Alternate approach to aid brainstorming

HBR had an interesting article about brainstorming in My Eureka Moment With Strategy – Roger Martin:

Rather than have them talk about what they thought was true, ask them to specify what would have to be true for the option on the table to be a fantastic choice. It was magic. Clashing views turned into collaboration on really understanding the logic of the options.”
Why is it so important? The central reason is that it allows managers to step back from their beliefs and contemplate the possibility that they might not be entirely correct.

I really like this approach and am going to try it out in my next brainstorming meeting.  What has your experience been?

If you think an idea is the wrong way to approach a problem and someone asks you if you think it’s the right way, you’ll reply “no” and defend that answer against all comers. But if someone asks you to figure out what would have to be true for that approach to work, your frame of thinking changes. No one is asking you to take a stand on the idea, just to focus on what would have to be true for that idea to work. This subtle shift gives people a way to back away from their beliefs and allow exploration by which they give themselves the opportunity to learn something new.

Tatas learn to innovate

 I really enjoyed this article in the Business Standard on innovation management in India –Tatas learn to innovate:

While this is aimed to lift the inhibitions that failure can cause, TGIF realised that several employees are afraid to question conventional wisdom. Thus in the works is a series of seminars called Courage to be Curious and Question. “The Tata Management Training Centre is working on it. This is to tell people how to ask questions without being intrusive and offensive. We will do the pilot in the next two or three months,” says Gopalakrishnan. 

I guess this is an important problem in most corporate cultures – lack of questioning or open debate.  But I found India to have a tendency towards top-down management cultures.  I do believe that the culture is changing.  I talked with the CEO of a large Indian conglomerate and was very impressed with his approach to make sure decisions are as much bottom-up as top down.  It will be interesting to see how Tata achieves the change in culture…

Below was another impressive paragraph.  Tata attempted to define Innovation and baseline initial level of innovation before proceeding with change.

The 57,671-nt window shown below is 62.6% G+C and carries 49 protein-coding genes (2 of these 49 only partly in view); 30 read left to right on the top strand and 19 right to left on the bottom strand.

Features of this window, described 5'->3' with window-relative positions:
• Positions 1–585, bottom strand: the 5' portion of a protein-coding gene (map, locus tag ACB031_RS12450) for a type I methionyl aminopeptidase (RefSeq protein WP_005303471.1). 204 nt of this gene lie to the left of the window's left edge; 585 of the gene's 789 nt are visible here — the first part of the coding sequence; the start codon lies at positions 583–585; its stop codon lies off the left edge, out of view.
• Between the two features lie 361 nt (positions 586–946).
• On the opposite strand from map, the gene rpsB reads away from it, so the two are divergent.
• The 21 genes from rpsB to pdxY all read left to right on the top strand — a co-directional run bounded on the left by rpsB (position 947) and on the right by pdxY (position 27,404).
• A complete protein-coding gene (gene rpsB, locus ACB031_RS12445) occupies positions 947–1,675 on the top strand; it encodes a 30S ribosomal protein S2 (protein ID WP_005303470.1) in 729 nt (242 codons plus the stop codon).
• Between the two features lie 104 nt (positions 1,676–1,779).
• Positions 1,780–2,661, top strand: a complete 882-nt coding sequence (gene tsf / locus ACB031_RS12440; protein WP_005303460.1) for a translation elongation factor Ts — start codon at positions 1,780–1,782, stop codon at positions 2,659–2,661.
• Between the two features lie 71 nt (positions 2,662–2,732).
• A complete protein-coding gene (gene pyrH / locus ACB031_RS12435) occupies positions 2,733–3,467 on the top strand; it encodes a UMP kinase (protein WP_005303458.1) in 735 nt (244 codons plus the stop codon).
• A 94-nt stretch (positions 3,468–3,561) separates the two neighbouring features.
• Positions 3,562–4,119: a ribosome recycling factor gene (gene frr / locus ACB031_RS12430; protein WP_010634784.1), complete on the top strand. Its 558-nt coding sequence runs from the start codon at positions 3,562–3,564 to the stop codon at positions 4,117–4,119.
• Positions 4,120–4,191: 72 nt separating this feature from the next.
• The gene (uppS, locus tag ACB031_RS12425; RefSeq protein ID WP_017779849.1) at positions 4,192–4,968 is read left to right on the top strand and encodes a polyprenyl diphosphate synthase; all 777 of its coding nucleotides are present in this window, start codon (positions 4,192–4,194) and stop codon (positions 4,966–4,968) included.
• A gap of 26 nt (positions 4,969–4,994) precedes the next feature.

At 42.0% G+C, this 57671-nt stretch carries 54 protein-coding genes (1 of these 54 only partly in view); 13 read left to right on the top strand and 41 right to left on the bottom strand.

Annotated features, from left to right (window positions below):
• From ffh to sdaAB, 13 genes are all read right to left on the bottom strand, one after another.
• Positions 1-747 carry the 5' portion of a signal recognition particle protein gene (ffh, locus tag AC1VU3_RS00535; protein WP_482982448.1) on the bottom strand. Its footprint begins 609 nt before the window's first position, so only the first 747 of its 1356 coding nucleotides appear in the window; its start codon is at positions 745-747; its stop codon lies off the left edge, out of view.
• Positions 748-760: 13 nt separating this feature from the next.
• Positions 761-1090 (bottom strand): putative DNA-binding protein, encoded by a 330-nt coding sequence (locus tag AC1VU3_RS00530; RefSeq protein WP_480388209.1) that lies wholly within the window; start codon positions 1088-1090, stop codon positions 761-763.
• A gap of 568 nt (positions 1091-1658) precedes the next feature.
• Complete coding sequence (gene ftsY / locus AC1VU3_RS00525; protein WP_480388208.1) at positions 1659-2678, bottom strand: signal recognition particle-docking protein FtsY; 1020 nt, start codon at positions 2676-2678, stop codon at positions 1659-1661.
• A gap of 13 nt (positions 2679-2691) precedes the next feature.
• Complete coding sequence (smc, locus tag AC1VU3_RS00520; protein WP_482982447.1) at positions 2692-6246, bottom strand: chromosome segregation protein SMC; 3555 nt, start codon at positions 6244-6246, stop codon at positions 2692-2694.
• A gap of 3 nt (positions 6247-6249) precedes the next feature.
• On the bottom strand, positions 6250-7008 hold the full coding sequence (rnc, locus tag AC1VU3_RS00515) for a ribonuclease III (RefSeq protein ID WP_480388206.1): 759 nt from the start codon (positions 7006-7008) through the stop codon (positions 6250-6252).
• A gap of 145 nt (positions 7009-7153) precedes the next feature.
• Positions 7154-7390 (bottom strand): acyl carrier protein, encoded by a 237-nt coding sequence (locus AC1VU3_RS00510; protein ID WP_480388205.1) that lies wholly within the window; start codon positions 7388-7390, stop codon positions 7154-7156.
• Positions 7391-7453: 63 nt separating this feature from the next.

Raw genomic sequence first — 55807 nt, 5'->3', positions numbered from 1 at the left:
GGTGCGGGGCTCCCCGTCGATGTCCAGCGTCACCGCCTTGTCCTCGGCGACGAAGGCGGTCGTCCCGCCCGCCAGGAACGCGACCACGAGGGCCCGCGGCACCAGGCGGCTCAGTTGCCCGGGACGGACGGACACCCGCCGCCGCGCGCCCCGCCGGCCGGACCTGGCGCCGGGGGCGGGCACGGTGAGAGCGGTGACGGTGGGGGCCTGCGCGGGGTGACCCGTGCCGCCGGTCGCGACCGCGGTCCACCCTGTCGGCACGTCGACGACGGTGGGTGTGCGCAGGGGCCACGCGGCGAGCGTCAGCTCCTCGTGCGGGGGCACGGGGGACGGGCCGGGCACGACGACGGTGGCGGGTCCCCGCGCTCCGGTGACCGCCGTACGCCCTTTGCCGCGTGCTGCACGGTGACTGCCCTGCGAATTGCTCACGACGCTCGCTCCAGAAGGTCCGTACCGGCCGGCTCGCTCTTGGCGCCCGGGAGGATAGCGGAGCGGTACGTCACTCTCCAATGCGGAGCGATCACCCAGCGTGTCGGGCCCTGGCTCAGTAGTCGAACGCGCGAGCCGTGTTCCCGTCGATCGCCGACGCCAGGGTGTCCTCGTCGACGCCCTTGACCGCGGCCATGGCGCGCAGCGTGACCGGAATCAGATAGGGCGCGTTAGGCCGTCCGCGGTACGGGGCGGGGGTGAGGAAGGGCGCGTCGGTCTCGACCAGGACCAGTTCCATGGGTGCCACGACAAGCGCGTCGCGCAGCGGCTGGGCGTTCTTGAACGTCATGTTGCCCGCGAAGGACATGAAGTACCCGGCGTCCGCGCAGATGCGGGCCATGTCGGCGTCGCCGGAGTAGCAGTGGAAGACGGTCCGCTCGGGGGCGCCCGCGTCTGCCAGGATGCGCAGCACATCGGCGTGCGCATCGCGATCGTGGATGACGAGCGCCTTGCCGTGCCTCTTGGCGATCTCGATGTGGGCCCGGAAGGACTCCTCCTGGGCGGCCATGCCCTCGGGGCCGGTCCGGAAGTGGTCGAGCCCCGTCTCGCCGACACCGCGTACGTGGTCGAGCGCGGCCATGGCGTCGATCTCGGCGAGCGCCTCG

Before any effort to boost innovation, it is essential to know the state of innovation in the company. The treatment will emanate from this. After much deliberation, TGIF has adopted the Innometer developed by Julian Birkinshaw of the London Business School. It measures the innovation process and culture on a scale of zero to five, and can be run on the whole company, a unit or even a small team. So far, about ten Tata Group companies have gone through it. The scores, of course, are confidential. “We are medium to upper-medium. We are not on top. It’s a 5-point scale, and I haven’t seen a 4.9 score. But I have seen scores between 3.6 and 4.3,” says Gopalakrishnan. 

This was another impressive paragraph.  I am not familiar with the Innometer, but I hope to check it out soon and post about it.  Unfortunately, Prof. Birkinshaw’s website does not appear to have any material on it.The only page with information I find is from Tata itself.

Another barrier to innovation was that the various Tata companies wouldn’t talk to each other. There was always scope for collaboration, but seldom was it exploited. This was because large group companies like Tata Steel, Tata Chemicals and Indian Hotels Company were run like independent fiefdoms. Ratan Tata, when he became chairman in the early 1990s, eased out powerful chieftains like Rusi Modi, Ajit Kerkar and Darbari Seth. A cohesive group identity was forged, but collaboration still did not happen. So, TGIF decided to set up InnoClusters — groups of companies that could work together in different areas. There are four such clusters: Nanotechnology, plastics & composites, information technology and water. At the moment, the biggest cluster, of ten companies, is around nanotechnology.

Finally, TGIF has setup an innovation market place and they seem to have a good plan for staged implementation…

TGIF has come out with a web-based open innovation initiative called InnoVerse. Employees can post a problem on the intranet, to which anybody can provide a solution. People can bet on ideas with the 1,000 karma points they get. If the idea is accepted, your pile of points goes up. More than that, this will show which solutions are popular. A pilot is being run at the moment. Can all 300,000-odd Tata Group employees access it? “Not all, but most can,” says Tata Quality Management Services Vice-president Ravi Arora. “You must remember that a large chunk of these employees (almost 40 per cent) are from TCS, who are all net-savvy.